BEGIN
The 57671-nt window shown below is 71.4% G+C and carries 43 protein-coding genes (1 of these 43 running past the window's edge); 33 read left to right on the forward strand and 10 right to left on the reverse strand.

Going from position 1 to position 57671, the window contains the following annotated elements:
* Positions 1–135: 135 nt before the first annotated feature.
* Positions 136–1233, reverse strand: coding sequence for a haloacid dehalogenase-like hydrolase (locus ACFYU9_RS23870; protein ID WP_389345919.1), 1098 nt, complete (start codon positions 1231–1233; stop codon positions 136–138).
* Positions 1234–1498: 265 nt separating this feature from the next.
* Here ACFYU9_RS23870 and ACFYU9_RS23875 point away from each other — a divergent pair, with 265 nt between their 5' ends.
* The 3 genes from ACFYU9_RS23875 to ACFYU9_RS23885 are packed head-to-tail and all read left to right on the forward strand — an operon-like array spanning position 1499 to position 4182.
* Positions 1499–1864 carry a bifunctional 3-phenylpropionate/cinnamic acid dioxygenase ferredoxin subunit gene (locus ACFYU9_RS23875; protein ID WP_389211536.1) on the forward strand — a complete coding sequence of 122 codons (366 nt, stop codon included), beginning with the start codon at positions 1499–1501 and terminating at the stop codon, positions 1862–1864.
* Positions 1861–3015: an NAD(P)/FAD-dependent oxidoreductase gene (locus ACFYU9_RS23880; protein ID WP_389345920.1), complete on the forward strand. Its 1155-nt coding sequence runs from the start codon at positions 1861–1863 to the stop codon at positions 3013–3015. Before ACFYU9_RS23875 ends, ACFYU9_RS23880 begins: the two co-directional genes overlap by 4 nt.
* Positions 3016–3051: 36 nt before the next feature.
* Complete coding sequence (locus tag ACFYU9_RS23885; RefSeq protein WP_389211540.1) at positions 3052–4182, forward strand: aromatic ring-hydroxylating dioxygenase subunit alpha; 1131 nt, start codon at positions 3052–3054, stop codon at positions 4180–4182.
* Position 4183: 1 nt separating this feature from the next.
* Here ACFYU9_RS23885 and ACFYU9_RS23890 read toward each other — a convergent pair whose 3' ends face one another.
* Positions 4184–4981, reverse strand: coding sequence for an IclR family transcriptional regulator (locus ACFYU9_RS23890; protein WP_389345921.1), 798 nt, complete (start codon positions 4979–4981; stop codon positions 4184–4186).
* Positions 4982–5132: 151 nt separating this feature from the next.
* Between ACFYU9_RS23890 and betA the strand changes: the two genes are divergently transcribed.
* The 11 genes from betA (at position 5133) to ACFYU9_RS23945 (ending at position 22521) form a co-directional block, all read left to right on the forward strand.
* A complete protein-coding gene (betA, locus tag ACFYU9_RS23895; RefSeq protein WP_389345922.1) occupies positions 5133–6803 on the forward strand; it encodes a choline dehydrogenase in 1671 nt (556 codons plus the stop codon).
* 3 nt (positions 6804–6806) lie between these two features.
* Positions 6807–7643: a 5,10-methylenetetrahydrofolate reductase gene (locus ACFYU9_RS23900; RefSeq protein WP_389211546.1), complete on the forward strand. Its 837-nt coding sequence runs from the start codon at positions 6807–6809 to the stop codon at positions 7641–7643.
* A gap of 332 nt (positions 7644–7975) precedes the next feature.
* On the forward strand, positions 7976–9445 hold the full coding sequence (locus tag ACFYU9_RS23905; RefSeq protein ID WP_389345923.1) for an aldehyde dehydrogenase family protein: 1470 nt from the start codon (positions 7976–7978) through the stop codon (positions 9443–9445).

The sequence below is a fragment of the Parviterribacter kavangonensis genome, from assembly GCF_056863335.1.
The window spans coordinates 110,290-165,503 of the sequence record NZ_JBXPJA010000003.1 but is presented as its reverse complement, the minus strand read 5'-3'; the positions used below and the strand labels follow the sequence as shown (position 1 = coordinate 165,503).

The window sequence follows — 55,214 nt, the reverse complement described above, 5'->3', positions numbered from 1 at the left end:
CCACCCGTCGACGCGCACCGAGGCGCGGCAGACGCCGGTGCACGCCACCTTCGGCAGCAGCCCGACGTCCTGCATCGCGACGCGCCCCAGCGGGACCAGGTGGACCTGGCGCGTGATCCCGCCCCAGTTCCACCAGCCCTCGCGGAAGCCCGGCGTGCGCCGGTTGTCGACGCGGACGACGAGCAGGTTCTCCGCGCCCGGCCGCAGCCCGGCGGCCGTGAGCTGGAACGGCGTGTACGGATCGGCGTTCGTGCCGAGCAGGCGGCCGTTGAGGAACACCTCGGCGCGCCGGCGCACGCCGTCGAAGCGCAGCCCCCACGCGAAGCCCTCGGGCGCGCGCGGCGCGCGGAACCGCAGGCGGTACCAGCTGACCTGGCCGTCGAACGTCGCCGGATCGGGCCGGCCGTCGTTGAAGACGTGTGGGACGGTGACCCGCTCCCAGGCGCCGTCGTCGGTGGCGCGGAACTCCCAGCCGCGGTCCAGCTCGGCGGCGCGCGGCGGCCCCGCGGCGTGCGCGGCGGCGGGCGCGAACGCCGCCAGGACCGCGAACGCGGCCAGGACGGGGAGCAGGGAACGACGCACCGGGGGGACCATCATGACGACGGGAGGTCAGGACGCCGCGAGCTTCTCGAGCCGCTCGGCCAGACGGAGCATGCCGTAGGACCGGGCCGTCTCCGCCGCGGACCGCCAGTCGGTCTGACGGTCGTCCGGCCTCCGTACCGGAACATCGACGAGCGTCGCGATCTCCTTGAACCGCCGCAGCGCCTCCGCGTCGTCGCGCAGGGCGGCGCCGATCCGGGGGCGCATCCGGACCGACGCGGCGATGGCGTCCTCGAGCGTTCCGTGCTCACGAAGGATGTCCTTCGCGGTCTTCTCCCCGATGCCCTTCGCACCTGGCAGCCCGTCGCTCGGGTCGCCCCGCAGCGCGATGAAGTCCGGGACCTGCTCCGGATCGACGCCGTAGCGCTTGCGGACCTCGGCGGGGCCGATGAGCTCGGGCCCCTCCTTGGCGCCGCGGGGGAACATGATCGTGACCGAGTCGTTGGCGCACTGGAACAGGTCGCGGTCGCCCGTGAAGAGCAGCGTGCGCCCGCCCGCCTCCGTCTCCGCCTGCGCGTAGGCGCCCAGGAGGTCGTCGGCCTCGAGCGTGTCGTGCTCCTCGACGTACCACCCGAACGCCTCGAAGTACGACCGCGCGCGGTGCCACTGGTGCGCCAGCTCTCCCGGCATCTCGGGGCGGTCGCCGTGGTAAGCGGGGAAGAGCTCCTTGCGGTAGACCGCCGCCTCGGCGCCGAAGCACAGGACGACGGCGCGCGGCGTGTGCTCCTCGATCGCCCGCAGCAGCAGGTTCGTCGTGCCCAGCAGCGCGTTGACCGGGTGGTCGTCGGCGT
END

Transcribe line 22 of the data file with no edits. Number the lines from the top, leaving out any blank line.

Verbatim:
* On the forward strand, positions 7976–9445 hold the full coding sequence (locus tag ACFYU9_RS23905; RefSeq protein ID WP_389345923.1) for an aldehyde dehydrogenase family protein: 1470 nt from the start codon (positions 7976–7978) through the stop codon (positions 9443–9445).